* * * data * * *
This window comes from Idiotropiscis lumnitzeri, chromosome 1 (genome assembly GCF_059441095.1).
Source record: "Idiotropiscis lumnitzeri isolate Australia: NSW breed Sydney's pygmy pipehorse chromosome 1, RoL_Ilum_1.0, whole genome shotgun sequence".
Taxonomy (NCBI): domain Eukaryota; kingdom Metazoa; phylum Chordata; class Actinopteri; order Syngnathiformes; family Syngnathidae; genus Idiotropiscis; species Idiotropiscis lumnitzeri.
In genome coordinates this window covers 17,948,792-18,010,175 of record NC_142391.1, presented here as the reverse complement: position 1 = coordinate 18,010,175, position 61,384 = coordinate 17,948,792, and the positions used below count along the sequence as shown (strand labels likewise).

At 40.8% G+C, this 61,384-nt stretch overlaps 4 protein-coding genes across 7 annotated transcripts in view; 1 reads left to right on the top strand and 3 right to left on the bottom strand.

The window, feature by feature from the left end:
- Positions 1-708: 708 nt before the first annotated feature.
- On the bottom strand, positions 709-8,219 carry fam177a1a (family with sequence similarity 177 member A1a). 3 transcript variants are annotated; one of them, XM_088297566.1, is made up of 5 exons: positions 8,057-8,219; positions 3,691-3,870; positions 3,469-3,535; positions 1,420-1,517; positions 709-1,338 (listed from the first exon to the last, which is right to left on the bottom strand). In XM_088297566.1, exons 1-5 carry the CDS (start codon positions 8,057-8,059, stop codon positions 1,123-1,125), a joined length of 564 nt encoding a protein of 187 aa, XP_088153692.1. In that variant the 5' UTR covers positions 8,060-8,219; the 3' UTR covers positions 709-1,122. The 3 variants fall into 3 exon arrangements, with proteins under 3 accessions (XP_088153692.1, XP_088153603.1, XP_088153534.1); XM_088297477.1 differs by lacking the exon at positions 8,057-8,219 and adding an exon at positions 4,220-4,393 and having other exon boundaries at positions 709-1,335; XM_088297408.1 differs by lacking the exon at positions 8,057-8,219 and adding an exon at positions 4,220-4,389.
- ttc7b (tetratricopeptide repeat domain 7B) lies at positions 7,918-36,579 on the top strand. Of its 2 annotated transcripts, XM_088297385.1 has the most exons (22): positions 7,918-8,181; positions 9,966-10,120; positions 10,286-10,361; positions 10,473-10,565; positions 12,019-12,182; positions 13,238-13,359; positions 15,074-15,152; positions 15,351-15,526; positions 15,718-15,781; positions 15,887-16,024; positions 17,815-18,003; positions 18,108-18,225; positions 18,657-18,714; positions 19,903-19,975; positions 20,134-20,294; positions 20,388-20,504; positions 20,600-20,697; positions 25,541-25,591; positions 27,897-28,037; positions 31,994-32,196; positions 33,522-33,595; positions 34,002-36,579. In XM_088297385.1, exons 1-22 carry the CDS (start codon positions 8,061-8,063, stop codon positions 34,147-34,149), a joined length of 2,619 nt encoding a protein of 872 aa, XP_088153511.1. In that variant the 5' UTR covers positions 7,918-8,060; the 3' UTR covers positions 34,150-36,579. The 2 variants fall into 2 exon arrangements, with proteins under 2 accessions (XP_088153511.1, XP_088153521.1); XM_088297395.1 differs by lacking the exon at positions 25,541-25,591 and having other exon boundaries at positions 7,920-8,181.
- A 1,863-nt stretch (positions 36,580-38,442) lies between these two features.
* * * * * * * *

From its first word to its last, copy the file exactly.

This window comes from Idiotropiscis lumnitzeri, chromosome 1 (genome assembly GCF_059441095.1).
Source record: "Idiotropiscis lumnitzeri isolate Australia: NSW breed Sydney's pygmy pipehorse chromosome 1, RoL_Ilum_1.0, whole genome shotgun sequence".
Taxonomy (NCBI): domain Eukaryota; kingdom Metazoa; phylum Chordata; class Actinopteri; order Syngnathiformes; family Syngnathidae; genus Idiotropiscis; species Idiotropiscis lumnitzeri.
In genome coordinates this window covers 17,948,792-18,010,175 of record NC_142391.1, presented here as the reverse complement: position 1 = coordinate 18,010,175, position 61,384 = coordinate 17,948,792, and the positions used below count along the sequence as shown (strand labels likewise).

At 40.8% G+C, this 61,384-nt stretch overlaps 4 protein-coding genes across 7 annotated transcripts in view; 1 reads left to right on the top strand and 3 right to left on the bottom strand.

The window, feature by feature from the left end:
- Positions 1-708: 708 nt before the first annotated feature.
- On the bottom strand, positions 709-8,219 carry fam177a1a (family with sequence similarity 177 member A1a). 3 transcript variants are annotated; one of them, XM_088297566.1, is made up of 5 exons: positions 8,057-8,219; positions 3,691-3,870; positions 3,469-3,535; positions 1,420-1,517; positions 709-1,338 (listed from the first exon to the last, which is right to left on the bottom strand). In XM_088297566.1, exons 1-5 carry the CDS (start codon positions 8,057-8,059, stop codon positions 1,123-1,125), a joined length of 564 nt encoding a protein of 187 aa, XP_088153692.1. In that variant the 5' UTR covers positions 8,060-8,219; the 3' UTR covers positions 709-1,122. The 3 variants fall into 3 exon arrangements, with proteins under 3 accessions (XP_088153692.1, XP_088153603.1, XP_088153534.1); XM_088297477.1 differs by lacking the exon at positions 8,057-8,219 and adding an exon at positions 4,220-4,393 and having other exon boundaries at positions 709-1,335; XM_088297408.1 differs by lacking the exon at positions 8,057-8,219 and adding an exon at positions 4,220-4,389.
- ttc7b (tetratricopeptide repeat domain 7B) lies at positions 7,918-36,579 on the top strand. Of its 2 annotated transcripts, XM_088297385.1 has the most exons (22): positions 7,918-8,181; positions 9,966-10,120; positions 10,286-10,361; positions 10,473-10,565; positions 12,019-12,182; positions 13,238-13,359; positions 15,074-15,152; positions 15,351-15,526; positions 15,718-15,781; positions 15,887-16,024; positions 17,815-18,003; positions 18,108-18,225; positions 18,657-18,714; positions 19,903-19,975; positions 20,134-20,294; positions 20,388-20,504; positions 20,600-20,697; positions 25,541-25,591; positions 27,897-28,037; positions 31,994-32,196; positions 33,522-33,595; positions 34,002-36,579. In XM_088297385.1, exons 1-22 carry the CDS (start codon positions 8,061-8,063, stop codon positions 34,147-34,149), a joined length of 2,619 nt encoding a protein of 872 aa, XP_088153511.1. In that variant the 5' UTR covers positions 7,918-8,060; the 3' UTR covers positions 34,150-36,579. The 2 variants fall into 2 exon arrangements, with proteins under 2 accessions (XP_088153511.1, XP_088153521.1); XM_088297395.1 differs by lacking the exon at positions 25,541-25,591 and having other exon boundaries at positions 7,920-8,181.
- A 1,863-nt stretch (positions 36,580-38,442) lies between these two features.